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A. Use:

The Past Perfect tense is used to refer to a non-continuous action in the past, which was already completed by the time another action in the past took place. Notice that Simple past and Past perfect are generally used together with conjuctions like when, after, before and until. The Past perfect refers to the first action and Simple past to the second action.

--> She had heard the news before I saw her.
--> I had finished my work by the time the clock struck twelve.

In the preceding examples, the verbs had heard and had finished are in the Past Perfect tense, and the verbs saw and struck are in the Simple Past. The use of the Past Perfect tense indicates that the actions of hearing the news and finishing the work were already completed by the time the actions expressed by the verbs in the Simple Past took place.

b. Formation:

The Past Perfect tense is formed from the Simple Past of the auxiliary to have, followed by the past participle of the verb.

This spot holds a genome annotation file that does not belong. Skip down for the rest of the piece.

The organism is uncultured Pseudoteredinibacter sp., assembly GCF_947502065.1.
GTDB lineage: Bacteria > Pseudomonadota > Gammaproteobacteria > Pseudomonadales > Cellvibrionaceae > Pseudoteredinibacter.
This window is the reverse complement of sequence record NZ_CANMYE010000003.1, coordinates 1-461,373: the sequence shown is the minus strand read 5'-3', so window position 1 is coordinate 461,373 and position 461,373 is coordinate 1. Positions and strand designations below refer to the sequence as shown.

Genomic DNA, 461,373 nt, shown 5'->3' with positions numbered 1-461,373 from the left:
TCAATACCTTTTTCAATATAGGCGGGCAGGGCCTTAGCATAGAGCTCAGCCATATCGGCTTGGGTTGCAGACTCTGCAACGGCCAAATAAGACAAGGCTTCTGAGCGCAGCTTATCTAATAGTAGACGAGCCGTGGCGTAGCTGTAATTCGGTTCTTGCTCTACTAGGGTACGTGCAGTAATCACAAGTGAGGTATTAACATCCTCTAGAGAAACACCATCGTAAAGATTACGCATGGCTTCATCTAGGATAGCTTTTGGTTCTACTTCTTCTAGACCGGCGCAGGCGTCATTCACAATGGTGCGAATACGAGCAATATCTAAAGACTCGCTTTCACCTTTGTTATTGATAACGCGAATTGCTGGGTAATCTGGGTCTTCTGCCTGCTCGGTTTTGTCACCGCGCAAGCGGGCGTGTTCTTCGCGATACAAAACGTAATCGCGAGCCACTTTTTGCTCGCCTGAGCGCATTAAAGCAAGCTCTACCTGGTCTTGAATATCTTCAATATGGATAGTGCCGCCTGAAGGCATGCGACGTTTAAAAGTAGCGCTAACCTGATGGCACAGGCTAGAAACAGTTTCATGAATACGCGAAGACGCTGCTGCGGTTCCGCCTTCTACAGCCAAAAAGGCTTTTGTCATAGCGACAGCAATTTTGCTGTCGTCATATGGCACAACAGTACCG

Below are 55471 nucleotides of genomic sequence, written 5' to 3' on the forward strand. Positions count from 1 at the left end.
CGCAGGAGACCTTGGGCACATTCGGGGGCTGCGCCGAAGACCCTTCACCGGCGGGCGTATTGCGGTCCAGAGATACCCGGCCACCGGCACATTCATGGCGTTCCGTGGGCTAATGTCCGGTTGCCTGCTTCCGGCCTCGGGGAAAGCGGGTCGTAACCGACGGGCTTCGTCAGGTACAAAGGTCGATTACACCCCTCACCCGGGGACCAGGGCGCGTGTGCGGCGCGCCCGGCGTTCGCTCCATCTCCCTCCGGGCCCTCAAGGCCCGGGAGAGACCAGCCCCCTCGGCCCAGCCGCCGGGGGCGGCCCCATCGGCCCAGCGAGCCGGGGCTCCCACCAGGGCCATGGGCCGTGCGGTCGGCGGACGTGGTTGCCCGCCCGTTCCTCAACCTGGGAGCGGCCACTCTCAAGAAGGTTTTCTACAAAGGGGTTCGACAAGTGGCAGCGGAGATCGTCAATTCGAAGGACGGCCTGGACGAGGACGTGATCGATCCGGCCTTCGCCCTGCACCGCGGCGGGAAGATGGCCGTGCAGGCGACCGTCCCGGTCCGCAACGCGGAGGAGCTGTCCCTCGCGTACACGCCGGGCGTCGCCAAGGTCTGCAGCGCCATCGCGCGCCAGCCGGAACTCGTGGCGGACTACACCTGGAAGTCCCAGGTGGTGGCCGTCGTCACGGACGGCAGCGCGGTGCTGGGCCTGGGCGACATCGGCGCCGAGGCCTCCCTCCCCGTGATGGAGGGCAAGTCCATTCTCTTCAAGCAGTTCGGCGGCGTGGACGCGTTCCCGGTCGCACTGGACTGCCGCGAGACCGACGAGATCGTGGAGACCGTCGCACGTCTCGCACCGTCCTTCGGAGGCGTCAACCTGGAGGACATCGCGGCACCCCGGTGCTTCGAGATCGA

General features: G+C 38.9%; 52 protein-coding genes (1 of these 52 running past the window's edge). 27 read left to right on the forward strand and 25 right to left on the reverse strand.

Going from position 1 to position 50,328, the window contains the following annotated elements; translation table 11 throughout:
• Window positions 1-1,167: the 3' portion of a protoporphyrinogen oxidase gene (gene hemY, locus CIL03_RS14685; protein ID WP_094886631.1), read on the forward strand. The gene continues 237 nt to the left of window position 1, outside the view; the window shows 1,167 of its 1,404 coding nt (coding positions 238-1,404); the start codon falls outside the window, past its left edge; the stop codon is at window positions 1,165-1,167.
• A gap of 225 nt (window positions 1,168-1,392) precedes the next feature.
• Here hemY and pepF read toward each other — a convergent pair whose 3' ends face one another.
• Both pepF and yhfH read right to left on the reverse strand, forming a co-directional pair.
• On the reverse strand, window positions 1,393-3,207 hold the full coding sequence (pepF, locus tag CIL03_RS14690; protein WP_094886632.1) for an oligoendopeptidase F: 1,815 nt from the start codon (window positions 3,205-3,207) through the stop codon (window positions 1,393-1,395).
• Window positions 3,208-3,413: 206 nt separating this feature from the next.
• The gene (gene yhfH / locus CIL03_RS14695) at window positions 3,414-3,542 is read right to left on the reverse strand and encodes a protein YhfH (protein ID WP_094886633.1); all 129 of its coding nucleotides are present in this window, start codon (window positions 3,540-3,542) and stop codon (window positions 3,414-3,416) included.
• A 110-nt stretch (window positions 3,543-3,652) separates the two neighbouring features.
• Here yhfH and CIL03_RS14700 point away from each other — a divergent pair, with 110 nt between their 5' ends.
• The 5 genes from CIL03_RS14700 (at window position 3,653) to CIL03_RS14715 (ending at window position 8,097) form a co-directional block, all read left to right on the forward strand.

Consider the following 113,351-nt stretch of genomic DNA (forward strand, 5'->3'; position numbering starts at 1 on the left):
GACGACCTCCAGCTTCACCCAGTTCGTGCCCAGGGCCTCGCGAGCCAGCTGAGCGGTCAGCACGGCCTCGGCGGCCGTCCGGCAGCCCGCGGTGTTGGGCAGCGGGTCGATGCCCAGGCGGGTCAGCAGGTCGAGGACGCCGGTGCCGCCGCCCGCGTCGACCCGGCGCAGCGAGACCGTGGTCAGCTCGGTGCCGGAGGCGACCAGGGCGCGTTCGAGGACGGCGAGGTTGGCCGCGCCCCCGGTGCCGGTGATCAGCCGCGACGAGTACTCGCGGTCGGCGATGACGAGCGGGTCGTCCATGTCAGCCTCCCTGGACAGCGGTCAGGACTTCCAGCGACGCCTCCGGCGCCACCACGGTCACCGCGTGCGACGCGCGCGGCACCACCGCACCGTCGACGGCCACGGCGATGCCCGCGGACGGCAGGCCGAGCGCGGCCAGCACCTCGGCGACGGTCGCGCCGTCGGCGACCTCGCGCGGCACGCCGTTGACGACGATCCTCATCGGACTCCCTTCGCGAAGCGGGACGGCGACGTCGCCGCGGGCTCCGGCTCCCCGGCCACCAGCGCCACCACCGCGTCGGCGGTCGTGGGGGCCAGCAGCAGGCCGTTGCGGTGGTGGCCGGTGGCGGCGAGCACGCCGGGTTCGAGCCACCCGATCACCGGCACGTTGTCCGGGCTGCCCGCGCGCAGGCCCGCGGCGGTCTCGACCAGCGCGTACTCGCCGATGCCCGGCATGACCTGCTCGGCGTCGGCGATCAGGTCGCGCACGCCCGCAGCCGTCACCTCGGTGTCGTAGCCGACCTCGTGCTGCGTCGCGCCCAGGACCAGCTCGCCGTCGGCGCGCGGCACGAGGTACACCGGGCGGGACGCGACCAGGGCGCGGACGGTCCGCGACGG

The Simple Past of to have is had. In spoken English, the auxiliary had is often contracted to 'd. For example, the Past Perfect of the verb to work is conjugated as follows:

Without Contractions With Contractions
  I had worked   I'd worked
  you had worked   you'd worked
  he had worked   he'd worked
  she had worked   she'd worked
  it had worked   it'd worked
  we had worked   we'd worked
  they had worked   they'd worked

The contraction it'd is less frequently used than the other contractions, since it is more difficult to pronounce.

c. Questions and negative statements:

As is the case with other English tenses, questions and negative statements in the Past Perfect tense are formed using the auxiliary.

Questions are formed by placing the auxiliary before the subject. For example:

Affirmative Statement Question
  I had worked.   Had I worked?
  They had worked.   Had they worked?

Negative statements are formed by placing the word not after the auxiliary. For example:

Affirmative Statement Negative Statement
  I had worked.   I had not worked.
  They had worked.   They had not worked.

In spoken English, the following contraction is often used:

Without Contraction With Contraction
  had not   hadn't

Negative questions are formed by placing the auxiliary before the subject, and the word not after the subject. However, when contractions are used, the contracted form of not follows immediately after the auxiliary. For example:

Without Contraction With Contraction
  Had I not worked?   Hadn't I worked?
  Had they not worked?   Hadn't they worked?

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